Why are my organs so squishy?

Golgi Body or Complex or Apparatus: Golgi body receives those vesicles. As proteins move throughout the Golgi body, they transform into forms that the cell can use. The Golgi complex is responsible for sorting and correctly shipping the proteins produced in the ER. Just like our postal packages, which should have a correct shipping address, the ER-produced proteins are correctly sent to their respective address. If the Golgi complex makes a mistake in shipping the proteins to the correct address, certain functions in the cell may stop. The Golgi body does this by folding the proteins into usable shapes or adding other materials into them, such as lipids or carbohydrates. Lipids from the ER move to the Golgi body. Then, it delivers them to the plasma membrane.

Vacuoles: Vacuoles are sac-like structures that store different materials (like water).

Lysosomes: These cell organelles help the cell get rid of waste. Lysosomes take damaged or worn-out cell parts. They have enzymes that break down the cellular debris. They are the garbage collectors.

Mitochondria: Mitochondria make energy. Some scientists call these organelles the powerhouses of the cell. During the cellular respiration process, the mitochondria make ATP molecules that provide the energy for all the cell’s activities. Cells that need more energy have more mitochondria, for example- your leg muscle cells, heart muscle cells 

Cytoskeleton: the cell maintains its shape through them. The cytoskeleton includes microfilaments (thread-like proteins) and microtubules (thin hollow tubes). 

Centrioles: Centrioles are paired barrel-shaped organelles located in the cytoplasm of animal cells near the nuclear envelope. They are made of microtubules. The centrioles are found in pairs and move towards the poles (opposite ends) of the nucleus when it is time for cell division. During division, you may also see groups of threads attached to the centrioles. Those threads are called the mitotic spindle. Centrioles cannot be seen when the cell is not dividing.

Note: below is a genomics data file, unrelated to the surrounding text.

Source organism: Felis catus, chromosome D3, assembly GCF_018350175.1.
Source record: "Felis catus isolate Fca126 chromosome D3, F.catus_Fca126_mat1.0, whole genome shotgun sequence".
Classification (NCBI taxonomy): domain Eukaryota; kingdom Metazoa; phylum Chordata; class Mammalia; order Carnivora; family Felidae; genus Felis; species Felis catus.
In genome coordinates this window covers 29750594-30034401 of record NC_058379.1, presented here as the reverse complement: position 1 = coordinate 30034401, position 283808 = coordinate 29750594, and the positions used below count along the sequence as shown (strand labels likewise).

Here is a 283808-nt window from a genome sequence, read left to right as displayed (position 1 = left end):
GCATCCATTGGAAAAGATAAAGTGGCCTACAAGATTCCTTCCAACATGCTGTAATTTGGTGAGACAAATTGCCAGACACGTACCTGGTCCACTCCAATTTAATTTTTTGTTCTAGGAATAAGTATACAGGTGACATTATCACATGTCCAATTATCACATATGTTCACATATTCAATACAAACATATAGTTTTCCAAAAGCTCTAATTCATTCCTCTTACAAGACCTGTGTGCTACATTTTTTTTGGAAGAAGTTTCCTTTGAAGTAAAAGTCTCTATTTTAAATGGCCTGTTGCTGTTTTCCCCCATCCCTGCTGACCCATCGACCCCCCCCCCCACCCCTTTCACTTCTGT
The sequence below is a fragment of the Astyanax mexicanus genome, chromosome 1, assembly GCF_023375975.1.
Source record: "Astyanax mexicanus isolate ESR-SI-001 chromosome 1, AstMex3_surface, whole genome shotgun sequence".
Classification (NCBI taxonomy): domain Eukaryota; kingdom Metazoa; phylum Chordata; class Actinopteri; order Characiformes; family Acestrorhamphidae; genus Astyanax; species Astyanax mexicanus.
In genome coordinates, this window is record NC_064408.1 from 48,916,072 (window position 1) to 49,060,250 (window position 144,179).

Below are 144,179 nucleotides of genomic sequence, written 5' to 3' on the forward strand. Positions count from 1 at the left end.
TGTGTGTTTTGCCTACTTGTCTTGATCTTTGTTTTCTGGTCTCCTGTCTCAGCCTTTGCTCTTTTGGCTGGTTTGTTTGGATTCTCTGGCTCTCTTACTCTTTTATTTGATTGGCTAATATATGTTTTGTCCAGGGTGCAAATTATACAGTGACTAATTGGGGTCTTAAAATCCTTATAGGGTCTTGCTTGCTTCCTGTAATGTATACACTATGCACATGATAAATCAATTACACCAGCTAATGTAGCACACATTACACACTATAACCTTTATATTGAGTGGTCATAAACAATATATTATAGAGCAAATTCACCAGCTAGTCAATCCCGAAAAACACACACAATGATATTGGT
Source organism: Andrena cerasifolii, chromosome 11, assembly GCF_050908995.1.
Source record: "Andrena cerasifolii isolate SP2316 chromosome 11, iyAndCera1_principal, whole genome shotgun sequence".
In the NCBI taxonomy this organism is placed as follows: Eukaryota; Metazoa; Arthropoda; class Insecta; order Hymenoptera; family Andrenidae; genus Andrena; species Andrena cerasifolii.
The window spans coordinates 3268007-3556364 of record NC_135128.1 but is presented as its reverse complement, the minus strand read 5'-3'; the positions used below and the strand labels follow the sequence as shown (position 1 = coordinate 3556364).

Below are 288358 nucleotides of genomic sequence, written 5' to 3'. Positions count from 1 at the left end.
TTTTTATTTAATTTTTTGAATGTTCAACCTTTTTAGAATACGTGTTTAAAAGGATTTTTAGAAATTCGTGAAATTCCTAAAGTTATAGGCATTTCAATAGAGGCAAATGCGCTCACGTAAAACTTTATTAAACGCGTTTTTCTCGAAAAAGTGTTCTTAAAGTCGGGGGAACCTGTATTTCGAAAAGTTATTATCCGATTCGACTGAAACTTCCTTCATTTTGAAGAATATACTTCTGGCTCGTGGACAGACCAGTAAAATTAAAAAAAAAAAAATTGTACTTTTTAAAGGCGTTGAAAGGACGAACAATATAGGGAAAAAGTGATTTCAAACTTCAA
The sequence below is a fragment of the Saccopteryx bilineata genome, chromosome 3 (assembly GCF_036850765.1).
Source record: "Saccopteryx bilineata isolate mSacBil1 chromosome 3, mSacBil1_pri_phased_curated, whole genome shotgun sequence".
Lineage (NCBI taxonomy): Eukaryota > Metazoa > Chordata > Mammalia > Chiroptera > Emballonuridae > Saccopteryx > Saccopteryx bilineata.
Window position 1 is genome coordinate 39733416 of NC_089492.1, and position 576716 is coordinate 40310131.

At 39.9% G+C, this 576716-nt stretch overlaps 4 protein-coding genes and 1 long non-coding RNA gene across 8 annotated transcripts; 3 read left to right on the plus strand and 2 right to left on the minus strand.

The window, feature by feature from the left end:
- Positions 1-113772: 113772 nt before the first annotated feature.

Both plant and animal cells have all the above organelles, but plant cells hold additional other parts.

Differences Between Plant and Animal Cells

The most significant differences between plant and animal cell organelles are the cell wall, vacuoles and chloroplasts.

Plant cells have a rigid cell wall surrounding the plasma membrane. This wall gives the cells their rectangular structure and helps plants stand upright without the need for an internal reinforcing structure, such as bones.

Chloroplasts in plant cells generate energy through photosynthesis. The process takes sunlight and water and converts them into energy. Chloroplast is green in colour because of its green pigmentation; chlorophyll. Animal cells do not have chloroplasts.

Plant cells also have a single, large vacuole. As we explained above, vacuoles store different materials such as water and sap. The vacuole increases and decreases in size depending on the amount stored in them. When plants lack water, the vacuole shrinks, making the cell cave in on itself and causing the plant to droop. Unlike plant cells, animal cells have smaller vacuoles, that are more numerous and have different functions.

Animal cells, as well as microorganisms, also have exterior protrusions that help them to move:

  • Cilia: The cilia look like tiny hairs outside of animal cells, and there are many of them.   
  • Flagella: The flagella is like a small tail that helps the cell move or propels forward. Some bacteria have flagella. The only human cells that have flagella are sperm cells.

Cells have either cilia or flagella.

 Plant cells do not have cilia or flagella.


We found this interactive cell viewer and game that can be used to learn about the parts of cells.

Did you know?

  • There are at least ten times as many bacteria in the human body as cells.
  •  In our body, there are many different kinds of cells. Our body constitutes about 200 different types of cells. The blood cells are distinct from the fat cells. Our body also has non-living materials such as hair, fingernails, and the hard part of teeth (enamel). Hence, dead cells or other minerals make up these materials.
  • Adult bodies are about 50 to 65 percent water, while children’s bodies have a little more water at 75 percent. The human brain is about 75 percent water.


We are confident your kid asks you health (human & animal) questions that genuinely leave you stumped! Leave a comment below, and we are happy to answer “why” in future blogs. Reach out to us on Twitter using the #AskTheLittleMedicalSchool